How the idea grew

In 2013 we wanted to build on what we’d achieved. During our 26 Treasures exhibitions of 2011- 2013 we piloted a new literary form – the sestude. This comprises 62 words written in poetry, drama or prose. We decided this year to write our Christmas advent messages in this, shortened form. As it’s Christmas, we wanted to add an emotional core to what we were doing so we teamed up with two worthy charities – Teenage Cancer Trust and Its Good 2 Give – who asked some of the sick children and young people they help to draw us 26 inspirational Christmas images. As it turned out, the children and young people themselves proved as inspiring as the Christmas trees, snowmen, elves, reindeer, stars and even Santa submarine they came up with. And we added the ability to donate to the charity of your choice to make everyone’s daily dose of 26 Christmas stories feel even better…

#shelfie, #26xmas

Twitter #shelfie

#shelfie, a glorious, literary take on #selfie (this year’s word of the year, according to the Oxford Dictionary), has been trending on Twitter for the past couple of weeks.

It’s the kind of trend I’d normally be right on top of (see Wordy Wednesday: Selfie), and the fact that I’ve been reluctant to add my bookshelf pic to the mix doesn’t reflect the busyness of the season, instead demonstrating that ego plays as much part in a #shelfie as it does in a #selfie (in fact, since I’m no longer a teenager, possibly more…). Ok, I admit it: I want a #shelfie that suggests erudition and hidden depths of character – who wouldn’t? Read more…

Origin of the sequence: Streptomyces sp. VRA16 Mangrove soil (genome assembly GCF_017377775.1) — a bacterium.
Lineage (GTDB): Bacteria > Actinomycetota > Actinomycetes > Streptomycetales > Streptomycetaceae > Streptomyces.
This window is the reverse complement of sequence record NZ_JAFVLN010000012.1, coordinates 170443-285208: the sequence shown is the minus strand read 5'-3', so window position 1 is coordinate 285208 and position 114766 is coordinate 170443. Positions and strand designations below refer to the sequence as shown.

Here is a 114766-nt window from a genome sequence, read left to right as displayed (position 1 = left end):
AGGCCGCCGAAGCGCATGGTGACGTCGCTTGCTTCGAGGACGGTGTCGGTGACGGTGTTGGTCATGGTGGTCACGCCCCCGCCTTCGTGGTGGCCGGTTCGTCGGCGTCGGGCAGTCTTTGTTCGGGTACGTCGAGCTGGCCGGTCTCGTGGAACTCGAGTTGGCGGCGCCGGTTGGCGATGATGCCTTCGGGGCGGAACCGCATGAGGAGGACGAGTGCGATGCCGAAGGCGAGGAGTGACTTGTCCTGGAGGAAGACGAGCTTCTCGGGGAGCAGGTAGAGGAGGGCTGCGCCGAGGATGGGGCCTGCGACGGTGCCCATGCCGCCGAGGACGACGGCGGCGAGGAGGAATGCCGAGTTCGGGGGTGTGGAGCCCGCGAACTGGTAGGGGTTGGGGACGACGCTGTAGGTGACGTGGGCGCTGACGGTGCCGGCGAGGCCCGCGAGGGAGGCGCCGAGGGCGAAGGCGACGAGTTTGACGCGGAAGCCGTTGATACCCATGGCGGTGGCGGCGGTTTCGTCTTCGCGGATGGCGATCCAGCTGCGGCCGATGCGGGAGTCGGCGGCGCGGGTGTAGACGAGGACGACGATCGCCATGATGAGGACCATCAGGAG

Wordy Wednesday: sestude

Rebecca Dowman's sestude: The Snowman ShowWhile this week’s word, sestude, may not be one to set a Scrabble enthusiast’s pulse racing (unlike muzjiks, for instance, the highest scoring game opener), it’s still a word that aspires to big things..

If you’re wondering how ‘sestude’ passed you by (and/or getting frustrated by my failure to supply a definition), I’ll put you out of your misery. Although, technically, sestude is in the Collins Online Dictionary, it’s in there only as a new word suggestion… 

Read more…

‘Penis dunking’ – a fab bit of over-sharing on Mumsnet

Mumsnet penis beaker

If you thought Mumsnet was all about sharing tips on breastfeeding tips and baby-friendly boltholes (like the fabulous Villa Jalon, near Valencia, run by Sarah & Johnny Robinson), the content of the current twitter and media storm might surprise you…